Wednesday, February 07, 2007

Health Insurers Rate & Rank Doctors, Adding to U.S. Heavy Losses

When President Bush talks about the economic miracle of Japan post World War II, he leaves out the American credited with teaching the Japanese to make quality products. When George W. “manages”, he ignores most of those same leadership theories. In Dr. Deming’s last book, The New Economics for Industry, Government and Education he cites management practices that frequently make things worse.

One of those is ranking people, teams, divisions and/or salesman, rewarding those at the top and punishing those at the bottom. This is the basis for President Bush’s No Child Left Behind education efforts.

Health insurers are doing just that with their physician quality ranking programs. A physician is recognized as excellent one year, given a $5,000 bonus. Two years later that same physician gets a letter saying he failed to qualify for their designation of “high quality” doctor. The cause of this physician’s movement within the performance range over time? It's variation.

Dr. Deming said a leader needs profound knowledge which comprises 4 areas of theory, systems, variation, knowledge, & psychology. It also includes their interaction.

Insurance companies need to understand both systems and variation in order to understand physician performance on any measure. Data needs to be operationally defined and collected the same way across all organizations submitting physician data.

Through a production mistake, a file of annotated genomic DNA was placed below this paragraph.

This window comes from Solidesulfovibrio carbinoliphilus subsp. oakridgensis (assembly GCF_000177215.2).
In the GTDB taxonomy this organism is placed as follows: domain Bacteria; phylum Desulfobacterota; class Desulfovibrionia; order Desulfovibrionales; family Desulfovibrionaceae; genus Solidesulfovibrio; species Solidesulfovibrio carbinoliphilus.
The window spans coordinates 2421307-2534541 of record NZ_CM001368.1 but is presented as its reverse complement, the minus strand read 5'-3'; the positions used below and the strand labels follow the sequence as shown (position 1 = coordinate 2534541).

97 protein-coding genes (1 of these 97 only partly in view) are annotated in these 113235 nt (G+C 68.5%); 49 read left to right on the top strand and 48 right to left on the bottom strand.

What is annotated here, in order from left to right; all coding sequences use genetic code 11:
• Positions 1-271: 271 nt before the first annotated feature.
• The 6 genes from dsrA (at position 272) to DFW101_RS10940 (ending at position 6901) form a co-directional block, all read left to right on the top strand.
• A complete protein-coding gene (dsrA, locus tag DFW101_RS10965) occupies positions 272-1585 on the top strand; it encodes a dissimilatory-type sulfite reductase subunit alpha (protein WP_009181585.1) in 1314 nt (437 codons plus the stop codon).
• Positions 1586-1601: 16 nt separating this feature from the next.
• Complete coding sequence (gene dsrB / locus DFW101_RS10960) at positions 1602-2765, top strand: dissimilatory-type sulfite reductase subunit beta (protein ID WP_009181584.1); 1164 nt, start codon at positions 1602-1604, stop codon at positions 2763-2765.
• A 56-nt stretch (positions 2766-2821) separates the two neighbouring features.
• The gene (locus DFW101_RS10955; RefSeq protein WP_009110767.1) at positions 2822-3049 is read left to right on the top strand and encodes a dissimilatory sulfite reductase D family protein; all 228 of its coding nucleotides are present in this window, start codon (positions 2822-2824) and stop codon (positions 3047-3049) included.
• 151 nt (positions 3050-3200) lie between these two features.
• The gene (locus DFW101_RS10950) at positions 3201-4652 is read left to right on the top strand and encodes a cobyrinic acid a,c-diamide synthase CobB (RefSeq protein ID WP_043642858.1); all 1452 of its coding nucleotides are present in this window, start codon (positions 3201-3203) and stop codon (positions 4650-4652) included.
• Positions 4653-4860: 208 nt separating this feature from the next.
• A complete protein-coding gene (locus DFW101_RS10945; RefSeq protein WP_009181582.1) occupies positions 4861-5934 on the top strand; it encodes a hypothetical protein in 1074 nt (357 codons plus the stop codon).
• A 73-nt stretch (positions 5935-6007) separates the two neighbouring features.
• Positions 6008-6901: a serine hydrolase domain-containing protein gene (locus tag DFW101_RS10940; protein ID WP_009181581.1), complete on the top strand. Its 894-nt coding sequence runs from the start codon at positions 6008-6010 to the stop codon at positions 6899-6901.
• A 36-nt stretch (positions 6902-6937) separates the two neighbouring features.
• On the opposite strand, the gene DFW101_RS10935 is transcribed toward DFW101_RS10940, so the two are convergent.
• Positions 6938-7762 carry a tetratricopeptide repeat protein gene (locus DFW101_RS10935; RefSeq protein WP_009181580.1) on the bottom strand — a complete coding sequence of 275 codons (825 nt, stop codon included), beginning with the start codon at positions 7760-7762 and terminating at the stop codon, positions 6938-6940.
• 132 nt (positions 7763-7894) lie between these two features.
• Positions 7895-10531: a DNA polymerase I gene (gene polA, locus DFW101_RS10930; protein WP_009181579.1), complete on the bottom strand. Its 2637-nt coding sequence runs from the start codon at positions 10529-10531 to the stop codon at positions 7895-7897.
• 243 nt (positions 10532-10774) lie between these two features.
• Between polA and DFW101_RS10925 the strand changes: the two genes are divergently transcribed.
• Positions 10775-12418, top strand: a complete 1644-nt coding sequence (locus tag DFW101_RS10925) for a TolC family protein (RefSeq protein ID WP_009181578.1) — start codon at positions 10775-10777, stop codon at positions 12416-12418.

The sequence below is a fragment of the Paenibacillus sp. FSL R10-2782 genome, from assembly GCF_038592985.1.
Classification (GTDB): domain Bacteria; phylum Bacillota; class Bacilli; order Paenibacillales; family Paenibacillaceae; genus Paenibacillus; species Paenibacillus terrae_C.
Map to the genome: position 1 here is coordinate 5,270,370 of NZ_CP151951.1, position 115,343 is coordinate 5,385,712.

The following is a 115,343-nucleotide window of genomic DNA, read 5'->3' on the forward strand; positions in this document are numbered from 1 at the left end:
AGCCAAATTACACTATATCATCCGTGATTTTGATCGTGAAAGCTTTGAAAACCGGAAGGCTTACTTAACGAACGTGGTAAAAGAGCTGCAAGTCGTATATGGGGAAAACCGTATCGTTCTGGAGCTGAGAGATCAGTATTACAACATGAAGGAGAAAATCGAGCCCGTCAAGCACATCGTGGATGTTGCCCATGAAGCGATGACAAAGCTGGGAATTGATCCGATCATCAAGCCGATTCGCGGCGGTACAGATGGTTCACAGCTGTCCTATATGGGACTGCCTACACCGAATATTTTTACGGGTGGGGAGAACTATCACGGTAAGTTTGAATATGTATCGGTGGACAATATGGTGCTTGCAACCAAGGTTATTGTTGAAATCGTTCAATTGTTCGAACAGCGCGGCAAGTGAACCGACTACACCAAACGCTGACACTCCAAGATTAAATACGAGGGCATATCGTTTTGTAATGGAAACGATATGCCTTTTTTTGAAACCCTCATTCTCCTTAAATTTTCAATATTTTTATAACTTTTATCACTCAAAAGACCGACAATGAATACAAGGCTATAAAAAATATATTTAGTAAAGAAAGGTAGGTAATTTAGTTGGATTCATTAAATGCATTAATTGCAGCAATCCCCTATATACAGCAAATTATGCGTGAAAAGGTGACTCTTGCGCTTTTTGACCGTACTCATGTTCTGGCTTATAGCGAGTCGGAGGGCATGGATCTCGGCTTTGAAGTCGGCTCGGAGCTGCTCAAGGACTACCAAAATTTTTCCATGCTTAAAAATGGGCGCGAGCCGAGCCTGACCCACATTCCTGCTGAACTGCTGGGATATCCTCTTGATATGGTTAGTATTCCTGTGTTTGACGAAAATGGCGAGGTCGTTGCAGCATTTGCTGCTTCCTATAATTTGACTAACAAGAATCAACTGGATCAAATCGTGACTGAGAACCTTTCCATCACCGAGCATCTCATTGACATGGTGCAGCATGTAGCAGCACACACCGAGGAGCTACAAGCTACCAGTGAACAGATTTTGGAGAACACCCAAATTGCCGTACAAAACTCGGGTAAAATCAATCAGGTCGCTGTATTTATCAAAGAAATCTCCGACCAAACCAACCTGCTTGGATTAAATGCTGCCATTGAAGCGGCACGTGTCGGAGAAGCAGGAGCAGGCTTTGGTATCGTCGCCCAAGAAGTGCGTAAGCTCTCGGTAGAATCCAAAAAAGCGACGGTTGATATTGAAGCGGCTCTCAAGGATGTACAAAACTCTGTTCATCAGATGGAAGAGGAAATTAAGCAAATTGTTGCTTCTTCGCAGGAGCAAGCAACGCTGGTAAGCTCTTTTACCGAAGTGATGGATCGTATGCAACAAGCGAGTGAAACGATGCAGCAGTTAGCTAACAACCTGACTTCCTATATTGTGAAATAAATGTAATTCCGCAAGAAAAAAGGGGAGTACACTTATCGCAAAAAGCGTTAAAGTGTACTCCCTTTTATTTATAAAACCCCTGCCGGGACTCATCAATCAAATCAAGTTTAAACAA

The data used to rank doctors comes from coded bills which insurance companies admit “is not perfect” and “coding errors do occur”. How frequently?

The doctor cited excellent, then not of high quality was told he didn’t take good care of diabetic patients. Yet, one third of the patients listed by the insurer did not even have the disease.

Yet insurance companies say they need to offer this service to meet employers’ expectations. A Consumers Union spokesperson offered “In the next 10 to 15 years we'll figure out a happy medium on ranking. The data (now) has to be taken with a grain of salt. But we'd still rather have the data."

Dr. Deming offers a difference perspective.

Differences there will always be between any two people. The question is what do the differences mean? Some knowledge about variation is required to answer this question. Ranking is a farce. Apparent performance is actually attributable mostly to the system, not to the individual."

If management were to spend as much time and effort to improve processes as they do ranking, rating, reward and punishment for people at the top and at the bottom, the results would be stupendous improvement of our economic position.

As George Bush and our nation’s health insurers pursue the ranking of providers, the heavy losses continue. Dr. Deming also said ranking creates competition between people while demoralizing them. What happens if the large number of doctors over 55 years old decide they don’t want to put up with Medicare payments cuts, federal pay for performance, or insurance company labels?

What will a significant number of physician retirements do the President’s supply and demand market initiatives? Rest assured the rich will continue to get their health care, certainly from “high quality” doctors, as they may be the only ones left...

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